He says once both mother and baby were well and resting in hospital, he was given permission to shoot away and deal with it.

“We seem to be timing it quite well with a bit of a gin renaissance that Marlborough seems to be going through,” he says.

The distillery is based at Vines Village off of Rapaura Rd.

Stadium boss excited about new role

He’s well aware he has big shoes to fill, but incoming Marlborough Lines Stadium CEO Rob MacLean relishes a challenge.

The 48-year-old, a former School Director of Outward Bound NZ at Anakiwa, stepped into the new role last month following the departure earlier this year of Paul Tredinnick, the stadium’s boss since its 2000 opening.

Under Paul’s careful watch the stadium has become an award-winning facility, utilized by thousands of Marlburians.

Although he has been on-site for only a short time, Rob has been mightily impressed by the stadium personnel.

“There is such a lot of passion here. I have watched them with the youngsters and the other clients … they seem really good at what they do and they seem to love what they do. That’s a wonderful environment to be working in, it really is.”

Originally from Christchurch, Rob studied at both the University of Canterbury and the University of Alaska in Fairbanks, before starting work with the US National Outdoor Leadership School (NOLS) delivering leadership and outdoor skills courses. After working abroad for 10 years he returned home to help establish the NOLS New Zealand programme. Rob then worked out at Outward Bound before moving to Blenheim as a project manager and consultant in 2016.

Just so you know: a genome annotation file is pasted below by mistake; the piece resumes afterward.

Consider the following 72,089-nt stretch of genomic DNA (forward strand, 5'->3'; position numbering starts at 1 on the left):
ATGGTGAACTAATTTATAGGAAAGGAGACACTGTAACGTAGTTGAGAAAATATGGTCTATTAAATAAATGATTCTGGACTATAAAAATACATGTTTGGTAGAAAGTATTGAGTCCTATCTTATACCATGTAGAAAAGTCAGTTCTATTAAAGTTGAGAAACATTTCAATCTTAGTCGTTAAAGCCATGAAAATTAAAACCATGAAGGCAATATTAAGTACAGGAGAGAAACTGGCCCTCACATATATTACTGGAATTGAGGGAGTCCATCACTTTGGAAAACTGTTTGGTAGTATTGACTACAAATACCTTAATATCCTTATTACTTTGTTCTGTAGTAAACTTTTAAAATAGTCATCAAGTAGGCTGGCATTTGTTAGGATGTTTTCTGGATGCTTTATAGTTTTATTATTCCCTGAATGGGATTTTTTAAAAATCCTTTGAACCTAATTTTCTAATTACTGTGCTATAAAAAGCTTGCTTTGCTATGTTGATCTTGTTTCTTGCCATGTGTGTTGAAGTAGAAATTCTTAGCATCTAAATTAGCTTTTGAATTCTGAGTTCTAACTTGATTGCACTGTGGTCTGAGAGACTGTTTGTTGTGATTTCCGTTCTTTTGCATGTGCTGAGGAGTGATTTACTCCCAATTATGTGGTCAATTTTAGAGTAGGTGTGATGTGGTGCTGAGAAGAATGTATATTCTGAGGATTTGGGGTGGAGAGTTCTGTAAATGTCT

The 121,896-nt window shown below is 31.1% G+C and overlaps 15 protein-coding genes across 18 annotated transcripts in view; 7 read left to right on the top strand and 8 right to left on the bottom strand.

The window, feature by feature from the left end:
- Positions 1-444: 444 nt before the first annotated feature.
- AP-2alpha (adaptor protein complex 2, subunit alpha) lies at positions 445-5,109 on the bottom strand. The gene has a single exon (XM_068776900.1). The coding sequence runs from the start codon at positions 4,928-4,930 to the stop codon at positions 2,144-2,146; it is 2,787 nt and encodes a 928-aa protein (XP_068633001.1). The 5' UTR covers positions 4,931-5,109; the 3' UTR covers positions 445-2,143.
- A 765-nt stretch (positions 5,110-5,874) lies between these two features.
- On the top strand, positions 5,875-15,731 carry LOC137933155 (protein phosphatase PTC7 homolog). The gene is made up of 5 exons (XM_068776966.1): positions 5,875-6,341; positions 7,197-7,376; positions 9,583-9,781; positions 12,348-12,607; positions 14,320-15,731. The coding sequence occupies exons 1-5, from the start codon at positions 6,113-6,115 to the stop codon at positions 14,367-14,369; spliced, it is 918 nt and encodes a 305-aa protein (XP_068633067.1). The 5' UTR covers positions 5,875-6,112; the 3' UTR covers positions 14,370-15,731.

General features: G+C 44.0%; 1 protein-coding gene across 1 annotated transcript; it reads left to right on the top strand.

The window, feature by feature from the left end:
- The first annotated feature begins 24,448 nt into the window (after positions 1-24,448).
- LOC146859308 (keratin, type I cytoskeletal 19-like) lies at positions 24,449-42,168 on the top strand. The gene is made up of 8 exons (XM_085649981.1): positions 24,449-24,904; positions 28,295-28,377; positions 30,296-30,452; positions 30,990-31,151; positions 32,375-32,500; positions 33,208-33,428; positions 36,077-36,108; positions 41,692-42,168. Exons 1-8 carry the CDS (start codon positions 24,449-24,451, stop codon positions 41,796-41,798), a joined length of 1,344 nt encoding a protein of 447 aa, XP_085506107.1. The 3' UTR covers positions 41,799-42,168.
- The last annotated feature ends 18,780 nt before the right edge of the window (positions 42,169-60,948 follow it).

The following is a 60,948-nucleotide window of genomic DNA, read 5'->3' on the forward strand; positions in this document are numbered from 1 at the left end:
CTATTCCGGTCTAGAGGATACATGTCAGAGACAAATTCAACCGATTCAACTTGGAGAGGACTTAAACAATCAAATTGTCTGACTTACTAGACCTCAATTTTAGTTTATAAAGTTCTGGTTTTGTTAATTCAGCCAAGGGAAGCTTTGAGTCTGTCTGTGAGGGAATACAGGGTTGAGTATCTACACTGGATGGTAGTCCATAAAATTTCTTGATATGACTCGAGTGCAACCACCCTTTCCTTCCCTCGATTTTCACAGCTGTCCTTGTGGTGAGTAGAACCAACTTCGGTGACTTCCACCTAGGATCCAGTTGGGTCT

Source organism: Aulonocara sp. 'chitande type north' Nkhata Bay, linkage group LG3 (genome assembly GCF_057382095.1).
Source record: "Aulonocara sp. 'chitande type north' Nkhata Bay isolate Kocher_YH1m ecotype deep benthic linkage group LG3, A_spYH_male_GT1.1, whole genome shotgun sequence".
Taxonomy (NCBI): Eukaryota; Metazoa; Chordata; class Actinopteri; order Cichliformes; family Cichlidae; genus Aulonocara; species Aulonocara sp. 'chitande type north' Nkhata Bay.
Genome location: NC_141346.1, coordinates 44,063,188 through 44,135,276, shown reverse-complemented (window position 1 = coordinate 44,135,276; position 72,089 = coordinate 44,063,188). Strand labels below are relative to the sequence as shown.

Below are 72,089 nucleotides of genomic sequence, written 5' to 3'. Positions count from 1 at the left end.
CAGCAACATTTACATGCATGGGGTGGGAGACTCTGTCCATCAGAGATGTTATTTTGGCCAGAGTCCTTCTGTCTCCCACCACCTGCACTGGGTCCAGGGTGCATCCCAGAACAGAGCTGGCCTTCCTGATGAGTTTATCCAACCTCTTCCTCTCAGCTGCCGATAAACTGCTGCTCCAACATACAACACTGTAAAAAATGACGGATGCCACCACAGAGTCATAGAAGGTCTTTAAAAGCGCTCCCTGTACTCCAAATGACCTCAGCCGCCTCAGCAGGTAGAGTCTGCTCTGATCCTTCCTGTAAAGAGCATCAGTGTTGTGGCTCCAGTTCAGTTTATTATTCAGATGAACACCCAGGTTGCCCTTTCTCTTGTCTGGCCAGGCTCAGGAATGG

With 20 years of experience managing high-performance teams, Rob feels his new role will be a perfect fit.

“I love working as part of teams … and I love being involved with people development … this organization is about developing people in all walks of life. Helping them get the most out of their life, being active, and that activity translates into so many other aspects of wellbeing … both in terms of mental health and all the dimensions of physical health … but also social cohesion, people feeling part of a community.

“I think the [stadium’s] tag line, ‘the centre of activity’, has some real meaning, it is a focal point for the community, across all ages.”

One of his first jobs will be a strategic review of the stadium, inviting stakeholders – clients, tenants, customers, school groups and sports codes – to offer their views on where they want the stadium to go over the next five to 10 years.

“There has been some huge work done in the community to get this facility up and running, it punches well above its weight for the size of the region.

“We want to know how we take it into this next phase, where is active recreation going and how do we position ourselves to be relevant, to support the interests, desires and aspirations of the people of Marlborough?”

His personal wish list for the stadium moving forward is relatively simple. “To be relevant, to be a hub for physical activity and social connection, to be as environmentally sustainable as we can get and to be a fun place for people to come to, where people always feel welcome.”

‘Making Marlborough the best place to live for all sections of the community through activity’ is a tagline that Rob identifies with.

“But we have to accept that the community’s needs are changing,” he warned.

“The way kids engage with sport is changing. How do we stay in front of that?